I remember I had an interesting variety of bounce when I first went to direct-to-MX mail receipt: due to a silly sendmail configuration typo I was bouncing all unknown-addressed mail to… [email protected] my relay.

    These days, I’ve got scripts that spot unexpected outbound mail like that, but back then I didn’t, so the first I heard of it was an email from the long-suffering BOFH at my ISP reading simply ‘OI!’ and a snapshot of hundreds of double-bounces clogging up his inbox…

  2. Posted April 13, 2008 at 02:42 | Permalink

    I have a client, that requires anything marked spam or a virus to do a bounce back. It drives me crazy trying to explain to them what backscatter is. They would rather do without email then take a chance that an email to them got dropped somewhere.

    They are a large law firm, and could be sued if they didn’t respond back to an email even if it has a virus in it. So we let the sending user know there is a virus in their message. We then quarantine the email in a database and allow the user to login and view the message on a web page and or release it to be delivered their local system. While I say virus, this also pertains to Spam.

  3. David Malone
    Posted April 13, 2008 at 07:38 | Permalink

    I’ve seen quite a lot of these recently, strangely using a [email protected] address, which I’m suprised actually made it onto any modern spamer’s list. I was wondering if it was just a few people in maths or not – I’ll have to read the LWN article once it becomes available.

    BTW – does whitelist_bounce_relays allow any string that you find acceptable in the Received headers, or does it have to be a hostname? For example, will it accept IPv6 addresses that might be embeded in a [IPv6:…] string wen they show up in a header?

  4. Posted April 14, 2008 at 11:06 | Permalink

    Zerolove: could you set it up to perform the scan during the SMTP delivery transaction, and return a 550 error from that? That way you can ensure that error messages get back to the original sender. That’s the backscatter-free way to do it.

    David: the way ‘whitelist_bounce_relays’ works, is that it looks for Received headers in the mail, then searches for everything with a dot in it (regexp / (\S+\.\S+) /). So it should work for most stuff — although actually it may not work for IPv6 addresses!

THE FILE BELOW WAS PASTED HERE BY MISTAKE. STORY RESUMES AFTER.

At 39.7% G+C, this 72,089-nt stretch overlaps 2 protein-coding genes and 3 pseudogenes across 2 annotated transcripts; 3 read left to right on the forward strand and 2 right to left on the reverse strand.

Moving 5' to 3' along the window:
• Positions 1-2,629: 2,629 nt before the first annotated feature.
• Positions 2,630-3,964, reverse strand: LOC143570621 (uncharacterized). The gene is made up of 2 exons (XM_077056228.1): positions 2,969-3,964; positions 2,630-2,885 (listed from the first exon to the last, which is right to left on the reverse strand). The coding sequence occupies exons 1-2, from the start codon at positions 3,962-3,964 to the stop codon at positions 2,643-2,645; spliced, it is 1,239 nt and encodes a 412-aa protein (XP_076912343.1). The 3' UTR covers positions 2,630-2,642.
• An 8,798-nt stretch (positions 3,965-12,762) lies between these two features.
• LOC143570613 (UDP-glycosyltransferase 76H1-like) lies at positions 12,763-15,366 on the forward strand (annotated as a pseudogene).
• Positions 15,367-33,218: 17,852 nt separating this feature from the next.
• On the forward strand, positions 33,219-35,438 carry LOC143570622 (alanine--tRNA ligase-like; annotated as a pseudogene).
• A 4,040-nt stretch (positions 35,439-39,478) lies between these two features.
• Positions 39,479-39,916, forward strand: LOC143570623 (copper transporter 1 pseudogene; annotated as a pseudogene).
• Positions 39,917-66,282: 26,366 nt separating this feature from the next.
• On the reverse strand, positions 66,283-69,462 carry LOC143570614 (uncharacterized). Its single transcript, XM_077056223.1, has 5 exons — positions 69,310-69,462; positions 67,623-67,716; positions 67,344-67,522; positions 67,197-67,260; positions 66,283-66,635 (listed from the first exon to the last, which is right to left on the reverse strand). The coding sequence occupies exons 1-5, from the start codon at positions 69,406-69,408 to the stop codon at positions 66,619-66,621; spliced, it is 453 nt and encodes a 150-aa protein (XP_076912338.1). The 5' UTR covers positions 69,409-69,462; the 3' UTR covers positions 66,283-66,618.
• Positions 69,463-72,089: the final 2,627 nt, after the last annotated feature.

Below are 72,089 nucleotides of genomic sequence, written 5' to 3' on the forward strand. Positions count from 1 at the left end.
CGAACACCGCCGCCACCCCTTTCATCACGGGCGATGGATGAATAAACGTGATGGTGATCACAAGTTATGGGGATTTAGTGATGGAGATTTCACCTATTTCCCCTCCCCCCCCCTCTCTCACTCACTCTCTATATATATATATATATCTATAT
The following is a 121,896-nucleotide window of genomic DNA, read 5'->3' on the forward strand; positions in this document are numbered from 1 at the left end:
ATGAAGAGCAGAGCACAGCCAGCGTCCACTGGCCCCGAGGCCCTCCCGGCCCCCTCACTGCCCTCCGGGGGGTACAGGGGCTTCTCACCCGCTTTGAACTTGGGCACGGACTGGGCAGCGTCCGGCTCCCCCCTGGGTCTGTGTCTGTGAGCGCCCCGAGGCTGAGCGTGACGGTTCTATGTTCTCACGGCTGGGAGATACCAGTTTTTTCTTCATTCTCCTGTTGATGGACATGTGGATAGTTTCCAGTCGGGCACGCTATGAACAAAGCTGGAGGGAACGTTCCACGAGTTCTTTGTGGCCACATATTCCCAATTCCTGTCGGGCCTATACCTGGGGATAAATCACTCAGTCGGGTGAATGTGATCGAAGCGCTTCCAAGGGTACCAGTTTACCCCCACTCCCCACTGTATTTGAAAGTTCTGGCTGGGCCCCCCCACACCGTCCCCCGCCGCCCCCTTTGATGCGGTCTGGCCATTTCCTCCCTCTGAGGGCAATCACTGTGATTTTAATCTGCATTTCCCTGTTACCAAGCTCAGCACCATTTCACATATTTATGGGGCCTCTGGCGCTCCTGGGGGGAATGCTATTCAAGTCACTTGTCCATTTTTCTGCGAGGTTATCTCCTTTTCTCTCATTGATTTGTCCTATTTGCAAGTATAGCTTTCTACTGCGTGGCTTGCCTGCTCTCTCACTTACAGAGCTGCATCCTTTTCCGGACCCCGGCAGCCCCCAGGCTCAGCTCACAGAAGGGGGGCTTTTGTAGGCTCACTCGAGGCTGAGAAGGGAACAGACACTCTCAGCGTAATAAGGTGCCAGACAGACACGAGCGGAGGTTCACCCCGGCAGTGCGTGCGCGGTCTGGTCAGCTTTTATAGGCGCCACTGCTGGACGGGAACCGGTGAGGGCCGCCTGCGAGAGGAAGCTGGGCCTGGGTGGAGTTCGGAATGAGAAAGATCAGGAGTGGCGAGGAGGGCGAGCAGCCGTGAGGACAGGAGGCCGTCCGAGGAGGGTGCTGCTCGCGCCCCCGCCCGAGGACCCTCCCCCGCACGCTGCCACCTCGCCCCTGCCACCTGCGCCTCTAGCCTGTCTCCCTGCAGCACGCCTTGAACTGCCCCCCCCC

However, the idea is that it doesn’t try to find your mailserver based on reverse DNS, or whatever — it looks for a line which your mailserver has added, since a working MTA will always add a line identifying itself. e.g. here’s one of mine:

    Received: from (localhost [])
            by (Postfix) with ESMTP id 15CFF30C0F3;
            Thu, 14 Feb 2008 14:45:45 +0000 (GMT)

    note the “by” part. That “” is in my Postfix config as the machine’s own idea of what its hostname is. I presume your IPv6-using mailserver has a similar non-IPv6-address hostname that can be matched?

  5. David Malone
    Posted April 14, 2008 at 11:57 | Permalink

    Yep – the MTA does add some string that I can match on.I just didn’t really understand what the test was looking for based on the docs, and so couldn’t tell what it might match (the, the localhost or the []).

    I know other bits of SA parse the received headers to try and find hostnames (like the trusted relays code), and depend on knowing the format of received headers. Though this may have changed since I last looked.

  6. Posted April 14, 2008 at 14:07 | Permalink

    Justin: I will look into that, but right now we are using qmail with qmail-scanner-queue on that server. So it is not happening on the SMTP front end. Also we are required to quarantine spam/virus both for a certain amount of time.

  7. Posted April 22, 2008 at 22:24 | Permalink

    I have a customer who had such a bad backscatter problem (as a recipient) that it amounted to a Denial of Service attack. At first, he did not know what was happening at the beginning of the outbreak. Here is his story:

    Backscatter DoS Attack